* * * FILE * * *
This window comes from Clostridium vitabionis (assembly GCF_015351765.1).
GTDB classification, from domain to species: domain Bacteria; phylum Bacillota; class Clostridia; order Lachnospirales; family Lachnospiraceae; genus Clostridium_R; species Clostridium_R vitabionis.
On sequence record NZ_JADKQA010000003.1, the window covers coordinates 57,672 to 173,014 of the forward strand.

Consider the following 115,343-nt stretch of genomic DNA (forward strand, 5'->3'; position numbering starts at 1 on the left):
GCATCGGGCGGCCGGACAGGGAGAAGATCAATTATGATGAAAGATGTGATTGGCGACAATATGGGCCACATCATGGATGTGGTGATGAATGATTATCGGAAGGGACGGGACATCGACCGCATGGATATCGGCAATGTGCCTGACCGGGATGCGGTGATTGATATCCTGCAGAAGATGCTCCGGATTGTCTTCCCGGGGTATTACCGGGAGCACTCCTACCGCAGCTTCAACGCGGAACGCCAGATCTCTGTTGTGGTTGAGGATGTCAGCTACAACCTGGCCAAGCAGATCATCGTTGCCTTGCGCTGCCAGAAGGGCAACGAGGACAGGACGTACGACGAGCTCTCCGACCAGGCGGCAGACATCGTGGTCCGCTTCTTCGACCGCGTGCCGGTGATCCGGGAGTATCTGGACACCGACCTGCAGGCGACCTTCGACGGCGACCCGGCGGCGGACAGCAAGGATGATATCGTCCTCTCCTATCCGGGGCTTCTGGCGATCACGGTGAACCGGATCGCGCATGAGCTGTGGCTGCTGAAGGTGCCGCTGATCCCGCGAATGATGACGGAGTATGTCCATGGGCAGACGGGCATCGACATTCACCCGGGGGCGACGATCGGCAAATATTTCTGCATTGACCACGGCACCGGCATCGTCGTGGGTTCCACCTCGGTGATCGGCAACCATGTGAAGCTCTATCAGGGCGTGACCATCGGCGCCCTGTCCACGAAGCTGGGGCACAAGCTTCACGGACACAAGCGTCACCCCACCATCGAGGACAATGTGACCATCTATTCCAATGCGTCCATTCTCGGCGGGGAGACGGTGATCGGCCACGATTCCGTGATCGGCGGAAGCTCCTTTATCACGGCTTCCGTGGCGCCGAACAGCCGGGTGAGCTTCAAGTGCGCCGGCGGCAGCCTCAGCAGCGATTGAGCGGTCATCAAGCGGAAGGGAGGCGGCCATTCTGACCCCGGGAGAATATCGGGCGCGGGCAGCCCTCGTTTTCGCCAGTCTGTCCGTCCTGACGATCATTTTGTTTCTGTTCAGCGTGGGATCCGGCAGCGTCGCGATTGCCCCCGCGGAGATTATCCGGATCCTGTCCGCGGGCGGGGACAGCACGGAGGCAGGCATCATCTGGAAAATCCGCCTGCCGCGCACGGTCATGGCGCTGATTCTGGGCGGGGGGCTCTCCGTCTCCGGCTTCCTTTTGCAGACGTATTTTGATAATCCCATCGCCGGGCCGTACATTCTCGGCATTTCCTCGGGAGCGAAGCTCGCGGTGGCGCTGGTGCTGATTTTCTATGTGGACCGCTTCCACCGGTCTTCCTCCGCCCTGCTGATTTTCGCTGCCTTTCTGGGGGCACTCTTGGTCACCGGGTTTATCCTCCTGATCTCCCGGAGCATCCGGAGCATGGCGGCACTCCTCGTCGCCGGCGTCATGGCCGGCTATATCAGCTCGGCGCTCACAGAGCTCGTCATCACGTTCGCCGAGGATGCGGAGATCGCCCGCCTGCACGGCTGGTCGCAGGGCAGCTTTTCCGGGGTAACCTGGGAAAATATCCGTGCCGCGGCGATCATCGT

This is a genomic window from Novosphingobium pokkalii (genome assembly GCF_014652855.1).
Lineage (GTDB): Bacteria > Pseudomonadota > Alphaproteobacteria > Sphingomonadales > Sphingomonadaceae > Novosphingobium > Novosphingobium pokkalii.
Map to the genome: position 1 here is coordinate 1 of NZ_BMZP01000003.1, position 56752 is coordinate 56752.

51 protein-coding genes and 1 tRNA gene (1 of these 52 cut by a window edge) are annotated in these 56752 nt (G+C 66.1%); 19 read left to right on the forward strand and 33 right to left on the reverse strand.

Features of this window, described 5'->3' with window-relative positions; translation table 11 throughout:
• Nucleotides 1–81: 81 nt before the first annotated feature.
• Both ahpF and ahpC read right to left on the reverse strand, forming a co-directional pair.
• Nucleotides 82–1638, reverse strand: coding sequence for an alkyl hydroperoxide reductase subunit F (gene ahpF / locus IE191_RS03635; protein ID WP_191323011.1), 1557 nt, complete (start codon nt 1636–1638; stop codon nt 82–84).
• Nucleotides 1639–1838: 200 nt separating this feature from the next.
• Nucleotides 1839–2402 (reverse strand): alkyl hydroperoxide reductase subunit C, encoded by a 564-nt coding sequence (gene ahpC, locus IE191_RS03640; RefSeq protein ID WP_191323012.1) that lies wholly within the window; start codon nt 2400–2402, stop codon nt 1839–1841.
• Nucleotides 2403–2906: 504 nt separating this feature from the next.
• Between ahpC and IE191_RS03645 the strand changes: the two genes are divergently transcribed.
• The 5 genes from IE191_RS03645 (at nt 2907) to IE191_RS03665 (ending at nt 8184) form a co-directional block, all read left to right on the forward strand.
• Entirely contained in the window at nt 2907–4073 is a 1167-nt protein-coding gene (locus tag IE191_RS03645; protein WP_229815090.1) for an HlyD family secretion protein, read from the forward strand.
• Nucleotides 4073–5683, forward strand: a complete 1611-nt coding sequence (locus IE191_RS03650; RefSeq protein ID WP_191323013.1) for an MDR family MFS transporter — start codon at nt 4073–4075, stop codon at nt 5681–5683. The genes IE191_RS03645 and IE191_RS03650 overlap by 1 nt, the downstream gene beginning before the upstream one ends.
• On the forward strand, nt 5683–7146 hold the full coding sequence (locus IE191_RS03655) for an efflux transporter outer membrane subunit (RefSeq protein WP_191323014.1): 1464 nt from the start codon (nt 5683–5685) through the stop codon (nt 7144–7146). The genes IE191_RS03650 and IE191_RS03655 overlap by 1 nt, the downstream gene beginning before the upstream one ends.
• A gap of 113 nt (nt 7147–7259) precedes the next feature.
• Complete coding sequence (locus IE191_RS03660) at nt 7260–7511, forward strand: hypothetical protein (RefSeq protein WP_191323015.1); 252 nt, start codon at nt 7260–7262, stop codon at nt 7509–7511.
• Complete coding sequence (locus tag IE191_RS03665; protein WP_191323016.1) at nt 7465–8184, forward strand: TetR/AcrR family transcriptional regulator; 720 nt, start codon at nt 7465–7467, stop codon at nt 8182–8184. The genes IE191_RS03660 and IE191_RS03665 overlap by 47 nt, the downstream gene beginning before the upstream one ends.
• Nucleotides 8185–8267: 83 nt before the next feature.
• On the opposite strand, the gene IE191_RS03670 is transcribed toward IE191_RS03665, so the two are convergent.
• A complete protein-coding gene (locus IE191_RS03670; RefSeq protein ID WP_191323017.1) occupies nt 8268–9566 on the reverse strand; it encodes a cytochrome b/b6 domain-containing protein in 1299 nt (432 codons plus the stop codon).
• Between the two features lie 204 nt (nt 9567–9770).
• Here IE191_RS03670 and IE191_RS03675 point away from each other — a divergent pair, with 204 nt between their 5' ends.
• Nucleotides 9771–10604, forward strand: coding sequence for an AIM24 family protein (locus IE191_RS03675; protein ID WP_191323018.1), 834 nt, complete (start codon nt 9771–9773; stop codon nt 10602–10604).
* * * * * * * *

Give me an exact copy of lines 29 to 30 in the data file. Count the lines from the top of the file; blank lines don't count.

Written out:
• Here IE191_RS03670 and IE191_RS03675 point away from each other — a divergent pair, with 204 nt between their 5' ends.
• Nucleotides 9771–10604, forward strand: coding sequence for an AIM24 family protein (locus IE191_RS03675; protein ID WP_191323018.1), 834 nt, complete (start codon nt 9771–9773; stop codon nt 10602–10604).